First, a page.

I like Hanukkah.
I like the candles, especially the ones that look like crayons with the twisting sides that look like they’re made of sugar instead of wax. I also like the imported one from Israel, all fancy and for some reason made to look like trippy 1970s Formica.
I like menorahs; the silly ones and the arty ones, made of wood, copper, bronze, ceramic. I like that menorahs can be made out of cupcakes or a brick. I once heard that during the Holocaust someone stuck some candles into a potato and called that a menorah, and then surely, ate the potato.
I like the electric menorah because it is still lit in the morning when I go downstairs, having proclaimed while I slept. I like turning the next bulb to signify another night and I like the bulb, which is painted to look like a real candle if real candles burned blue.
I like the ugly Chabad hannukiah they light on Boston Common. I like the cheap tin menorah the little Chabad boy gave my daughter, Emilia, in Chicago last weekend, that I lit when I was in Rockport last night – using the accompanying super-cheap candles, which burned out in 10 minutes.
I like latkes, mine in particular, which are the world’s best. I am not being conceited; you can ask anyone. The secret to my latkes is hot oil. The secret is to make them much smaller than you do now, so they can really be crisp and cook all the way through.
I like latkes because they are sour cream delivery systems, though I’m perfectly fine if you want applesauce. But the real secret is that latkes have to be served directly out of the frying pan, with a quick stop on paper towels for drainage, and this requires that someone stand at the stove the whole time, which is really not a sacrifice and stop telling me to sit down because making an offering of good latkes is a mitzvah. A nice mitzvah; a happy, satisfying mitzvah.
I wish I could say I like the smell of fried potatoes in my towels all week but I can say that it’s worth it.
I like Hanukkah because it’s good to have a jolly Jewish anchor in the vast sea that is Christmas. I like Hanukkah because it demands so much less of me than Christmas does of non-Jews and reminds me that sometimes it’s easier to be part of a counterculture.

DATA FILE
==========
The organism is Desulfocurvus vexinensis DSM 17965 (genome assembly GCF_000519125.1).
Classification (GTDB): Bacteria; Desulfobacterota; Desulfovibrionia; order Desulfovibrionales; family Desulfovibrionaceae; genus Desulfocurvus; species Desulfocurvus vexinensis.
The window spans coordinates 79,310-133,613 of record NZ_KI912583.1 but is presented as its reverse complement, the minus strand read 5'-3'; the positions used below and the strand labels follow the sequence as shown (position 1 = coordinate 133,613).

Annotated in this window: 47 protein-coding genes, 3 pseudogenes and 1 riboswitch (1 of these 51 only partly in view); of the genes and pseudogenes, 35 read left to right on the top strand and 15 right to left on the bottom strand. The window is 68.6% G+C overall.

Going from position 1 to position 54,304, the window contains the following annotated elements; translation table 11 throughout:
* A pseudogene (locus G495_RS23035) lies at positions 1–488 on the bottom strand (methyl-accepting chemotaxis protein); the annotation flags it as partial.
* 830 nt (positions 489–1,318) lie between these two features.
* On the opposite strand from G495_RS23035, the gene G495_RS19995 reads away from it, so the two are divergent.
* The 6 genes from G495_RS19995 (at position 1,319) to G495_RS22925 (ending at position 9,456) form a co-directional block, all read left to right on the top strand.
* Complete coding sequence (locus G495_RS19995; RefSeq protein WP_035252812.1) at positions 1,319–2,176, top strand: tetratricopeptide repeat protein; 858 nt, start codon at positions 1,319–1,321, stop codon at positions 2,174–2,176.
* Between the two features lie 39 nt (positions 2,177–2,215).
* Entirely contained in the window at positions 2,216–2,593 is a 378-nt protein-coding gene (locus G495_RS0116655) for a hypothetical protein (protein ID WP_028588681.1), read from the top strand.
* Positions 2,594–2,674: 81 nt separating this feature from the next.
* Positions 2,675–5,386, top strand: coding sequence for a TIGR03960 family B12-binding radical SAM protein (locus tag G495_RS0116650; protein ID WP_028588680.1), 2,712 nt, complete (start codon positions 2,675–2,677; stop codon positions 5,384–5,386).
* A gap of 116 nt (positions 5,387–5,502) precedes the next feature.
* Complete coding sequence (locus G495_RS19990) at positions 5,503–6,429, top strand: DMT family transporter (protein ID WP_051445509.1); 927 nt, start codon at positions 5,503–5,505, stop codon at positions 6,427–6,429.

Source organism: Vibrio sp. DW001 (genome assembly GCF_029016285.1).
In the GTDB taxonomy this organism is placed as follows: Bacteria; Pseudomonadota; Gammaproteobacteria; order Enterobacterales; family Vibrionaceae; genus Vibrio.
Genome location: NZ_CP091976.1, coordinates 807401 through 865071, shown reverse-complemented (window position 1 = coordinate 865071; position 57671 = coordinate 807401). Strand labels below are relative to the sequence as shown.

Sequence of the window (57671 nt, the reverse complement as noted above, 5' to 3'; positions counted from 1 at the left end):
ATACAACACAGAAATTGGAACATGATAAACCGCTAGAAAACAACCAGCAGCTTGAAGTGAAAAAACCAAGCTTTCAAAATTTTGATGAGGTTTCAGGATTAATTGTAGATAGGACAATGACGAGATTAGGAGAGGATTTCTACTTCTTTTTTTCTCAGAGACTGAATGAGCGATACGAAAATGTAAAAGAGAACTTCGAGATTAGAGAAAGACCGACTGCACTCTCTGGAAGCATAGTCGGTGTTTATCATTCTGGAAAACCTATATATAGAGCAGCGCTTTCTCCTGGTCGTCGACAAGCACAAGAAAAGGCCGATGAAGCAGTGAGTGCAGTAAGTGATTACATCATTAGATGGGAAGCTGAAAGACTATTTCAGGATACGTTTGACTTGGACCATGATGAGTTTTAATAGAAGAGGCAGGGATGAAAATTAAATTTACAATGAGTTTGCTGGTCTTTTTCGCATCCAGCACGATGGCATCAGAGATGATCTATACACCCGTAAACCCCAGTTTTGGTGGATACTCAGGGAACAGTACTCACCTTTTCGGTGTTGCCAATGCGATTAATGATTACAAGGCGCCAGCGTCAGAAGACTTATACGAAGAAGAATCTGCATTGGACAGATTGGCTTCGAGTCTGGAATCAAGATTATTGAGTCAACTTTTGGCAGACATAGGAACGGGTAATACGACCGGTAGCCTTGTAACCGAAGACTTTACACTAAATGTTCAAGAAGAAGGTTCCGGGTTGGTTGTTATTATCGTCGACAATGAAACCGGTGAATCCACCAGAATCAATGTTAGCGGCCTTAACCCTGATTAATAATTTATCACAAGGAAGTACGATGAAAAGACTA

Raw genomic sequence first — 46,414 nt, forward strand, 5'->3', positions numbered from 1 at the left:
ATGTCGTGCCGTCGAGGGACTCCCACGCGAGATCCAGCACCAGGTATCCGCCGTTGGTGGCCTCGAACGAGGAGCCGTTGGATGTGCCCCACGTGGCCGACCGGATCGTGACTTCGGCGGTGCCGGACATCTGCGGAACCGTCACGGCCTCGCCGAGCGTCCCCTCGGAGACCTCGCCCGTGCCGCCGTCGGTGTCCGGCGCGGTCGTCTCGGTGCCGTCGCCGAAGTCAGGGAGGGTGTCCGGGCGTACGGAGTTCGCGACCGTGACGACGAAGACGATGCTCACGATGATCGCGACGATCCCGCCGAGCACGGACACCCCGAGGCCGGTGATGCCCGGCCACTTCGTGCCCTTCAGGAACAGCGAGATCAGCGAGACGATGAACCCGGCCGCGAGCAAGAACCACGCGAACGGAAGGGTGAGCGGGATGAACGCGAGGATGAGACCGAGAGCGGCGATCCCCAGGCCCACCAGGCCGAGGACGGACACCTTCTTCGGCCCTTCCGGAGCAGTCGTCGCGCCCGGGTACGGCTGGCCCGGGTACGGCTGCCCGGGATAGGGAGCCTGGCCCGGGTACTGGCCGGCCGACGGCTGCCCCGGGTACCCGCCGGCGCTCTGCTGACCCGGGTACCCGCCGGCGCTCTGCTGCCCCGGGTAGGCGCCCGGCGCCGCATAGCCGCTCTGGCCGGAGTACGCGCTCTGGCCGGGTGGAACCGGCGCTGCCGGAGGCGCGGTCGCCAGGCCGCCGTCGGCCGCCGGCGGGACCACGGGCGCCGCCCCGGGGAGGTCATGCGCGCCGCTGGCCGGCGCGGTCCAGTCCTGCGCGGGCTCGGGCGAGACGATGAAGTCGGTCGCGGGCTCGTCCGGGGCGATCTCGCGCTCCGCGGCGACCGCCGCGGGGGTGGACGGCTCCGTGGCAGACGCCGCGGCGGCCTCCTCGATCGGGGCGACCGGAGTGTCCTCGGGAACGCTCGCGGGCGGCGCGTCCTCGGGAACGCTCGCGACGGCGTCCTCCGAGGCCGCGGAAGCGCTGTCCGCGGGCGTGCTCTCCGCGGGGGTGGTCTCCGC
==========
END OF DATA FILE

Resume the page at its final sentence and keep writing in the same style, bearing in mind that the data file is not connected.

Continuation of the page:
I like Hanukkah because it is a minor holiday, and there isn’t a lot of liturgy involved. I like Hanukkah because the new music being composed for Hanukkah is funny, and sweet, and way better than anything associated with the other holidays. Also it’s low-tech, small and you do it at home. I like Hanukkah because kids love it.
I like the size of the Hanukkah miracle; no parting of red seas, just a story about finding extra oil when you didn’t think had any and you really needed it and all the stores were closed. That’s the kind of miracle with which I am familiar, along with the miracle of good food and feeding people I love.
I like draydles, and the fact that they multiply like rabbits; wooden, plastic, art glass, Femo clay, all good. Best of all, I like wind-up draydles with feet. In fact, I like all Hanukkah kitsch (aka Hanukkah crap). I mourn the demise of our Hanukkah Harry, an ugly plush toy who sang the Draydel Song; likewise the singing menorah, which blared “Rock of Ages” until your ears bled. Draydel salad servers, menorah magnets, blue tinsel. I have no explanations and I make no excuses.
I like the fact that there is a rabbinic argument about the meaning Hanukkah; oil v. religious resistance. And to make it even more problematic (i.e. more Jewish) the Maccabees turned out to be a nightmare—not uncommon with warrior-kings and/or warrior-priest-kings. These guys were constitutionally unable to stop fighting, forced conversion to Judaism upon conquered populations, and over the course of a few generations their family relations got into Borgia territory.
Can I get an “Oy vey!”?
I even like Hanukkah Facebook postings, though enough with pictures of latkes. Latkes are delicious, but pretty? Meh.
I hope you find much to like about Hanukkah, too.
Light, light, light, light, light, light, light.
Originally published on Anita’s blog Thinking Out Loud.
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